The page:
In the new environment in which schools, colleges and employers will find themselves, ensuring every young person has the chance to meet with and explore different employers and workplaces will be challenging. Employers will have competing priorities as they try to recover from lockdown, but it is more important than ever for young people to be exposed to the world of work. Innovative online approaches are already being developed to allow young people to access employer experiences online[5], and Gatsby and the CEC have published guidance to help make these as meaningful as possible[6]. The CEC should continue to build on their strong network of Enterprise Advisors and Cornerstone Employers to generate more real or online opportunities for young people to have encounters with employers over the next year.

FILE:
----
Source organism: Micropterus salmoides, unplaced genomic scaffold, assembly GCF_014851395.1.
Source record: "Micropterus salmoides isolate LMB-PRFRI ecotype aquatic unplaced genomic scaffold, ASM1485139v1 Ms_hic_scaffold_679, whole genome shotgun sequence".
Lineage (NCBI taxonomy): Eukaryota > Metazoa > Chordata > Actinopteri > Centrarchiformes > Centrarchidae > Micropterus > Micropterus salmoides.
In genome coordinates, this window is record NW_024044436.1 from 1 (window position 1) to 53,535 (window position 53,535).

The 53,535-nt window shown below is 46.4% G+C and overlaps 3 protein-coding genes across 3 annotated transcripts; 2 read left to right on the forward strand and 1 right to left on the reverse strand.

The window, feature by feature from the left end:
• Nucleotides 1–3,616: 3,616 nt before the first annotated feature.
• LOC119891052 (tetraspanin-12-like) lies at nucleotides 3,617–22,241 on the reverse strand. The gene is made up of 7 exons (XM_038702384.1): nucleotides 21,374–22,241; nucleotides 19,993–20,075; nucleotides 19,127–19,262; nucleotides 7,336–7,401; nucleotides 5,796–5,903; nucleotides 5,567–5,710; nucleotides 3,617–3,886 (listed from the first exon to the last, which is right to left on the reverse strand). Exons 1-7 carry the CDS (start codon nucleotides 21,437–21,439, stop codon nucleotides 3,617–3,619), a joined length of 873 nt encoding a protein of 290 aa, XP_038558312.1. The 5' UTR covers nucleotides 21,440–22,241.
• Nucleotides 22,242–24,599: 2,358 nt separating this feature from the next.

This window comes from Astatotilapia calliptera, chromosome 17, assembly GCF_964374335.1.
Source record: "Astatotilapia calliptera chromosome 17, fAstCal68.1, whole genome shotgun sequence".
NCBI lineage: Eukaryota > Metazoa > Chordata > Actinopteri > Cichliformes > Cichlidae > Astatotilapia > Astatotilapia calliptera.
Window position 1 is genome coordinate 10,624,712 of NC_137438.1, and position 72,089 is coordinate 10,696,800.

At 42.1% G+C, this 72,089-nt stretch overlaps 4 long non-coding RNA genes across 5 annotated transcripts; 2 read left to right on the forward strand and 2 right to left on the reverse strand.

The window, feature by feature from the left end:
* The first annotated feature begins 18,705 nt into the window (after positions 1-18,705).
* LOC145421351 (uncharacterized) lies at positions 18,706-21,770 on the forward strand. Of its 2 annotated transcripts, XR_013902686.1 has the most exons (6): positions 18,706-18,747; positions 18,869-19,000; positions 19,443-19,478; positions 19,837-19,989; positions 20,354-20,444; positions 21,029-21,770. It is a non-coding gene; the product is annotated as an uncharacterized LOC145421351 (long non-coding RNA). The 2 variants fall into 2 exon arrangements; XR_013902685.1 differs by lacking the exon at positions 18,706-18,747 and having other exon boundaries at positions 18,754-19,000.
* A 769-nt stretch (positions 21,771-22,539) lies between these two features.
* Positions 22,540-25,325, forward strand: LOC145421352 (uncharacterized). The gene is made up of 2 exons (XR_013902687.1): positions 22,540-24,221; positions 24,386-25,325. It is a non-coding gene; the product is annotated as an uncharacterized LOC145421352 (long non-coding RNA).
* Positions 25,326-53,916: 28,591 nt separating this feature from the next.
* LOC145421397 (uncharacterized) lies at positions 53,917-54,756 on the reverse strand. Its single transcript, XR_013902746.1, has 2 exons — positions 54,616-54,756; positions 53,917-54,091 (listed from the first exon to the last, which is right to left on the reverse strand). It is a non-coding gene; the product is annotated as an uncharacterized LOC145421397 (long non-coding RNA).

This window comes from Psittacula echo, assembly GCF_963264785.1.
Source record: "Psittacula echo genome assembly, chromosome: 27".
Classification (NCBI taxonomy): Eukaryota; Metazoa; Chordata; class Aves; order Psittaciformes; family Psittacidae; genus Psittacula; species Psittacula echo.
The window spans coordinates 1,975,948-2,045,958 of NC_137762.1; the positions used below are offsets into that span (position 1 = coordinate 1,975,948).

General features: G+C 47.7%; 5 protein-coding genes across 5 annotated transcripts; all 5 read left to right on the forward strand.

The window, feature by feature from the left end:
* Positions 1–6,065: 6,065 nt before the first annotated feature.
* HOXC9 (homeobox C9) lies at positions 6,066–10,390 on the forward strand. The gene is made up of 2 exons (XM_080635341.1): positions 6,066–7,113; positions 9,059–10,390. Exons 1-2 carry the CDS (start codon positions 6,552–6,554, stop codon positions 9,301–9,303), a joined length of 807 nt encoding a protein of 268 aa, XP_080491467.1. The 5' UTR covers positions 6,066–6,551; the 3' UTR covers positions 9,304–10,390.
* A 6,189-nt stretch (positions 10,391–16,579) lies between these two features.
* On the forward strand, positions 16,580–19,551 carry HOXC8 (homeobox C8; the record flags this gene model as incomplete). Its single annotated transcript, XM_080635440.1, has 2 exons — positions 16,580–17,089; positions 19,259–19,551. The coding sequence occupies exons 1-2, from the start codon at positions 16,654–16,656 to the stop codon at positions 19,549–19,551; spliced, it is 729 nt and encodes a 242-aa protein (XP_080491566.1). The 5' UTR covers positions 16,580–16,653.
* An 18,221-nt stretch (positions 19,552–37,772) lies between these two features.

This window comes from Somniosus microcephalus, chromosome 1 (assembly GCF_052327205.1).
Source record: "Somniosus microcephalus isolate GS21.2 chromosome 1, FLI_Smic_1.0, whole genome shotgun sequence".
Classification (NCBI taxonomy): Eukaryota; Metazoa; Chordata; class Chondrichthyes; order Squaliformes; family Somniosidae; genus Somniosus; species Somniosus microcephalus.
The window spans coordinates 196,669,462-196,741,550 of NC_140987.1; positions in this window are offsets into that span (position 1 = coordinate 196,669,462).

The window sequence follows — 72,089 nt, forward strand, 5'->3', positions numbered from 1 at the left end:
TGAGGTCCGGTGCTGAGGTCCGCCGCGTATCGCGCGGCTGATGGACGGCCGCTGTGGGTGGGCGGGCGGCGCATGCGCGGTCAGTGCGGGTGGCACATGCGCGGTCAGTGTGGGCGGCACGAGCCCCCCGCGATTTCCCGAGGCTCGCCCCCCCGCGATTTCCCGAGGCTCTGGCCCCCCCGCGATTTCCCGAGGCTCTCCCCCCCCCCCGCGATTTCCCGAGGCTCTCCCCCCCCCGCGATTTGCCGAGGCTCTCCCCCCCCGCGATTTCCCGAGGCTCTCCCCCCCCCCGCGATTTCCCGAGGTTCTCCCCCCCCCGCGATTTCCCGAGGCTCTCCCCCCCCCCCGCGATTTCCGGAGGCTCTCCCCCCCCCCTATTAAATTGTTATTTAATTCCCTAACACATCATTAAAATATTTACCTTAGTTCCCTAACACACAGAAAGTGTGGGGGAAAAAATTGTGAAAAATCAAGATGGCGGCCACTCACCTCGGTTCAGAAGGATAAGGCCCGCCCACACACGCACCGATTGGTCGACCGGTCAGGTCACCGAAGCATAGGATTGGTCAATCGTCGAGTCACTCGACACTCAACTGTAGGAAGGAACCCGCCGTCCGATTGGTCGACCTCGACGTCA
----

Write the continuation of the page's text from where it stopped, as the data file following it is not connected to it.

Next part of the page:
The CEC also oversees a network of Careers Hubs through which they can reach and support Careers Leaders. There is strong evidence[7] that Careers Hubs accelerate the progress of schools and colleges in career guidance, increasing progress towards reaching the benchmarks and so improving student destinations and academic outcomes[8].

Careers Hubs have been an effective source of support for Careers Leaders while schools and colleges have been operating in lockdown. For example, some Hubs have quickly developed continuing professional development (CPD) modules for Careers Leaders to support COVID-19 recovery planning, and others have ensured those at most risk of being not in education, employment or training (NEET) have had mentoring and interview support to assist with their transitions. As a priority, the DFE should fund the CEC to expand the coverage of Careers Hubs so that every school and college in England is part of this network, enabling all Careers Leaders to benefit from the support, accelerated progress, and innovation that Careers Hubs offer.


  1. Supporting parents to have career guidance conversations with their children